A Vatican envoy was stopped and interrogated by Chilean police just before stepping on a plane headed to Rome following an investigation and reconciliation mission Tuesday.
“We arranged an interview with Charles Scicluna that took place in the offices of the investigative police in the airport before his flight,” said Raul Guzman, a Santiago prosecutor, of Archbishop Charles Scicluna who was traveling with Fr. Jordi Bertomeu around Chile for the last week.
Guzman said he “interrogated” Archbishop Charles Scicluna of Malta in the police station at Santiago airport in relation to an abuse case involving 25 Marist brothers and 30 alleged victims.
While attending a press conference earlier, Scicluna had affirmed the Vatican’s support for further investigations and its willingness to assist Chilean civil authorities to achieve justice for the dozens of abuse victims.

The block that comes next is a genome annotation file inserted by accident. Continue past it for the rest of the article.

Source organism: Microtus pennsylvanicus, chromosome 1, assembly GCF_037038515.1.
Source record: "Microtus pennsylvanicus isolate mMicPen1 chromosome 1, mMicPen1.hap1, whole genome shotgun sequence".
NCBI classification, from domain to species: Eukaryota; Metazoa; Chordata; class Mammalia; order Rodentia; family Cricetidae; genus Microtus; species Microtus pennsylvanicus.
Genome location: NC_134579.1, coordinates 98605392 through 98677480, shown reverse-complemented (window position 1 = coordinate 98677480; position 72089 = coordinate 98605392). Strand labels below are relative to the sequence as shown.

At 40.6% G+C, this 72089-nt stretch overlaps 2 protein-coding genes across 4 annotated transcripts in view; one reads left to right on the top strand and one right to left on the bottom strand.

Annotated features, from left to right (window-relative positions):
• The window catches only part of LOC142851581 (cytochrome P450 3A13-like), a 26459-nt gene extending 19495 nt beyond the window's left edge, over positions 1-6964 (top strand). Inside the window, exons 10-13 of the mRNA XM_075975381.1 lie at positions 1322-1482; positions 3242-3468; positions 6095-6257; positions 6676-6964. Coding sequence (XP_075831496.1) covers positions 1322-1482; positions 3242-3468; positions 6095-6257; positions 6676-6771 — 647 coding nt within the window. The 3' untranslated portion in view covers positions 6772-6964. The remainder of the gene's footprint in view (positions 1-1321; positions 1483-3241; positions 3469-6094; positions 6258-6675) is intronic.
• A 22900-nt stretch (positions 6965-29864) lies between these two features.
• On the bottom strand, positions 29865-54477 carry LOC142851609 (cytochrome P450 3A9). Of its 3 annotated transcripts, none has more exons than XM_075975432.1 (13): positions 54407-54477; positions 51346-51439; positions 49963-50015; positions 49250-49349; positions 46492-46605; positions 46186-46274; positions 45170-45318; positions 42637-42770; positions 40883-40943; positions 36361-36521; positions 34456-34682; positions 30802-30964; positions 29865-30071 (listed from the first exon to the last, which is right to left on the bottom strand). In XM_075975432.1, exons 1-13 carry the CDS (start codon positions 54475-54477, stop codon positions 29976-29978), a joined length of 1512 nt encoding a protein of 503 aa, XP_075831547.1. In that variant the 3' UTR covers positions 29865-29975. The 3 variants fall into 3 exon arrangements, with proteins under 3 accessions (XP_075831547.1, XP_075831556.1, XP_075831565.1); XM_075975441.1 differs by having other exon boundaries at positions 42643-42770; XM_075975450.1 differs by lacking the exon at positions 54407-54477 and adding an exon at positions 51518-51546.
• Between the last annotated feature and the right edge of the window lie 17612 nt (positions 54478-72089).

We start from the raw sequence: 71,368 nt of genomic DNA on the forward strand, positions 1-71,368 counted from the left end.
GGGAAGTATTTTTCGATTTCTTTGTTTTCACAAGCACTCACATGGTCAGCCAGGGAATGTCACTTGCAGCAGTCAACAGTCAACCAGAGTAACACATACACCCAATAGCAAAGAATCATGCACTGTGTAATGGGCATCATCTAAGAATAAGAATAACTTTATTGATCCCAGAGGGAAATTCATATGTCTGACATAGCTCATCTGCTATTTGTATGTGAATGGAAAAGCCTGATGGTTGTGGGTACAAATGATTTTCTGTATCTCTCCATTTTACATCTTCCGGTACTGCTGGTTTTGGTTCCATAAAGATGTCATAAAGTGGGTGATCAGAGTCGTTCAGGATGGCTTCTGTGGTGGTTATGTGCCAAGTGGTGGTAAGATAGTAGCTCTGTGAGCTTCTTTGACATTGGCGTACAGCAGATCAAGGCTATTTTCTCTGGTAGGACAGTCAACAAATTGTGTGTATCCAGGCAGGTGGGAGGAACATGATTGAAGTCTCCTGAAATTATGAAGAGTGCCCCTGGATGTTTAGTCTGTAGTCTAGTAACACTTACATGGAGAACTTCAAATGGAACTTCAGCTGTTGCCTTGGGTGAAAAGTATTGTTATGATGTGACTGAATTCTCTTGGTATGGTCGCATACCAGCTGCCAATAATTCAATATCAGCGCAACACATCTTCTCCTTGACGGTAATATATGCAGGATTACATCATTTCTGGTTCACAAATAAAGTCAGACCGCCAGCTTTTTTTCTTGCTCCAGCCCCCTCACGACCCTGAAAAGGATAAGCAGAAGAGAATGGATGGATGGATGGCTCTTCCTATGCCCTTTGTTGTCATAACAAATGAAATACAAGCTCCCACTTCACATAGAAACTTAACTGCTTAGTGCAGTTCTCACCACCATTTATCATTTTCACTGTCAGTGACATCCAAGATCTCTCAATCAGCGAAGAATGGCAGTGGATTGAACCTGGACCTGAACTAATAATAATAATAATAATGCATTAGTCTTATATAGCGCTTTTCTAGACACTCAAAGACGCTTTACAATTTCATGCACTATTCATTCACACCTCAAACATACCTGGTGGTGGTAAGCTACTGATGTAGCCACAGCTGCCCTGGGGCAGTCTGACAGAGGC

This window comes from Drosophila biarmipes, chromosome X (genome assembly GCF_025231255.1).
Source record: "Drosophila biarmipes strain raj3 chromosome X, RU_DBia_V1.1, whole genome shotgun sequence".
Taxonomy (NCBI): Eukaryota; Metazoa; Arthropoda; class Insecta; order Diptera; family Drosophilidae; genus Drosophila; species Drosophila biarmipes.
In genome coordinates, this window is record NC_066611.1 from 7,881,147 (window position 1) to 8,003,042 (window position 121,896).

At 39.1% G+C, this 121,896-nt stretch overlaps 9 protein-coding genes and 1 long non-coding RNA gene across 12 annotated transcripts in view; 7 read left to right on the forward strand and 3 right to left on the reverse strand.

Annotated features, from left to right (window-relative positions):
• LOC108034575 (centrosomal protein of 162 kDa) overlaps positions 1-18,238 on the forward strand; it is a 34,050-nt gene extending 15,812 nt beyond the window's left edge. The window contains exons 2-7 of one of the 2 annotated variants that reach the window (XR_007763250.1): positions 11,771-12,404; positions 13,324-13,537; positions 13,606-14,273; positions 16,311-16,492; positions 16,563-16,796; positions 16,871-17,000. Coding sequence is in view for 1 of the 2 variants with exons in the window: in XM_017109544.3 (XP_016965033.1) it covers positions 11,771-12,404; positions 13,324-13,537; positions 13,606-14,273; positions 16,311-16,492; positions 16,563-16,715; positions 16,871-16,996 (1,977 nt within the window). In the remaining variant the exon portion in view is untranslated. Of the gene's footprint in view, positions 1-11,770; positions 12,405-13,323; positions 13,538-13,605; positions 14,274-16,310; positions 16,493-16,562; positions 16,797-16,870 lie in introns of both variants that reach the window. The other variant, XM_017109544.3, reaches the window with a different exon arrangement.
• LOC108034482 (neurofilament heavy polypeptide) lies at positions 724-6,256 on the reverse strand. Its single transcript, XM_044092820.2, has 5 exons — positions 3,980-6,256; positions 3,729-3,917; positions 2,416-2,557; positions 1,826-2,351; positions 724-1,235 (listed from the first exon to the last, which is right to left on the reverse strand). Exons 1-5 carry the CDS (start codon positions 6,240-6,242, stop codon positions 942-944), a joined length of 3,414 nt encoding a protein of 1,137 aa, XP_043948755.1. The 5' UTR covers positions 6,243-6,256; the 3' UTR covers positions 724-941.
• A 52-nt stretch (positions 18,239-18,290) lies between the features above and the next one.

However, when asked whether he would make public a 2,300-page report he had produced following an earlier visit to Chile in February, Scicluna said the decision was up to Pope Francis, adding that the Church’s “freedom and autonomy” should be respected.
"Investigating is a duty of justice. We need to do justice to the victims for the good of the country and also of the Church," the archbishop Scicluna said, reiterating the pope’s apologies to victims.
During their week pilgrimage, the pair of priests conducted “hundreds” of interviews with abuse victims and shared their plans to establish a “listening service” for church officials to hear and moderate claims.
Some alleged abuse victims denounced Scicluna’s decision to appoint officials from the National Council for the Prevention of Child Abuse and Accompaniment of Victims to run the “listening service.”
Juan Carlos Cruz, one of three Chilean victims who visited the Pope in Rome earlier this month, said in an interview on Tuesday that he was “very disappointed” by Scicluna’s announcement.
“People are not going to be comfortable to speak to them about abuse when they are the same people who disregarded victims for years,” he said.
Last month, the pope accused the Chilean church of “gross negligence” in handling previous claims that children had been abused and that evidence of sex crimes had been covered up and accepted the resignations of three bishops.